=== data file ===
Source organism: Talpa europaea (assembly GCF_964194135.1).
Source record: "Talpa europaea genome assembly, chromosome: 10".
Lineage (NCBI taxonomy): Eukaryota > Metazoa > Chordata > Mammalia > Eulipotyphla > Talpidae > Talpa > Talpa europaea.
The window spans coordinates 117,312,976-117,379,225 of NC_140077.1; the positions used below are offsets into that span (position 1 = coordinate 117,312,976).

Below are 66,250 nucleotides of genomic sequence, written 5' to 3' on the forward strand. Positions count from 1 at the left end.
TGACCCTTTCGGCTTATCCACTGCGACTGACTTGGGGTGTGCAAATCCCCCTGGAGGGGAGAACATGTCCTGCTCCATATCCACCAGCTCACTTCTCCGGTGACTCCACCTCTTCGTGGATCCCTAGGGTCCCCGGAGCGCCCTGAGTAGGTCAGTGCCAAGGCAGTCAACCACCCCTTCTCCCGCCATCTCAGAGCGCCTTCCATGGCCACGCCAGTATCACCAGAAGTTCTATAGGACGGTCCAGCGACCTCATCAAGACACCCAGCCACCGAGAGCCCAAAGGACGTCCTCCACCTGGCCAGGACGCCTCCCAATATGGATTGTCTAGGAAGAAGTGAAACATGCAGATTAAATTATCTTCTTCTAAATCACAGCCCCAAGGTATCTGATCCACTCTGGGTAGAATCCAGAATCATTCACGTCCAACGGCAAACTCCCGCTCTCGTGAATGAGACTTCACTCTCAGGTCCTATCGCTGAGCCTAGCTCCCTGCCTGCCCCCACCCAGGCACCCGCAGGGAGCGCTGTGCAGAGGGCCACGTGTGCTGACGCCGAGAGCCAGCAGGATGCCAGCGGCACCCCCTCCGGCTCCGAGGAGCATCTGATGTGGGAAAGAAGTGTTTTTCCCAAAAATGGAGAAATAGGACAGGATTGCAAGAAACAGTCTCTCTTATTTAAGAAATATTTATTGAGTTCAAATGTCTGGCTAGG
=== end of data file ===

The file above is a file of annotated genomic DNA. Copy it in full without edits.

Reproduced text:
Source organism: Talpa europaea (assembly GCF_964194135.1).
Source record: "Talpa europaea genome assembly, chromosome: 10".
Lineage (NCBI taxonomy): Eukaryota > Metazoa > Chordata > Mammalia > Eulipotyphla > Talpidae > Talpa > Talpa europaea.
The window spans coordinates 117,312,976-117,379,225 of NC_140077.1; the positions used below are offsets into that span (position 1 = coordinate 117,312,976).

Below are 66,250 nucleotides of genomic sequence, written 5' to 3' on the forward strand. Positions count from 1 at the left end.
TGACCCTTTCGGCTTATCCACTGCGACTGACTTGGGGTGTGCAAATCCCCCTGGAGGGGAGAACATGTCCTGCTCCATATCCACCAGCTCACTTCTCCGGTGACTCCACCTCTTCGTGGATCCCTAGGGTCCCCGGAGCGCCCTGAGTAGGTCAGTGCCAAGGCAGTCAACCACCCCTTCTCCCGCCATCTCAGAGCGCCTTCCATGGCCACGCCAGTATCACCAGAAGTTCTATAGGACGGTCCAGCGACCTCATCAAGACACCCAGCCACCGAGAGCCCAAAGGACGTCCTCCACCTGGCCAGGACGCCTCCCAATATGGATTGTCTAGGAAGAAGTGAAACATGCAGATTAAATTATCTTCTTCTAAATCACAGCCCCAAGGTATCTGATCCACTCTGGGTAGAATCCAGAATCATTCACGTCCAACGGCAAACTCCCGCTCTCGTGAATGAGACTTCACTCTCAGGTCCTATCGCTGAGCCTAGCTCCCTGCCTGCCCCCACCCAGGCACCCGCAGGGAGCGCTGTGCAGAGGGCCACGTGTGCTGACGCCGAGAGCCAGCAGGATGCCAGCGGCACCCCCTCCGGCTCCGAGGAGCATCTGATGTGGGAAAGAAGTGTTTTTCCCAAAAATGGAGAAATAGGACAGGATTGCAAGAAACAGTCTCTCTTATTTAAGAAATATTTATTGAGTTCAAATGTCTGGCTAGG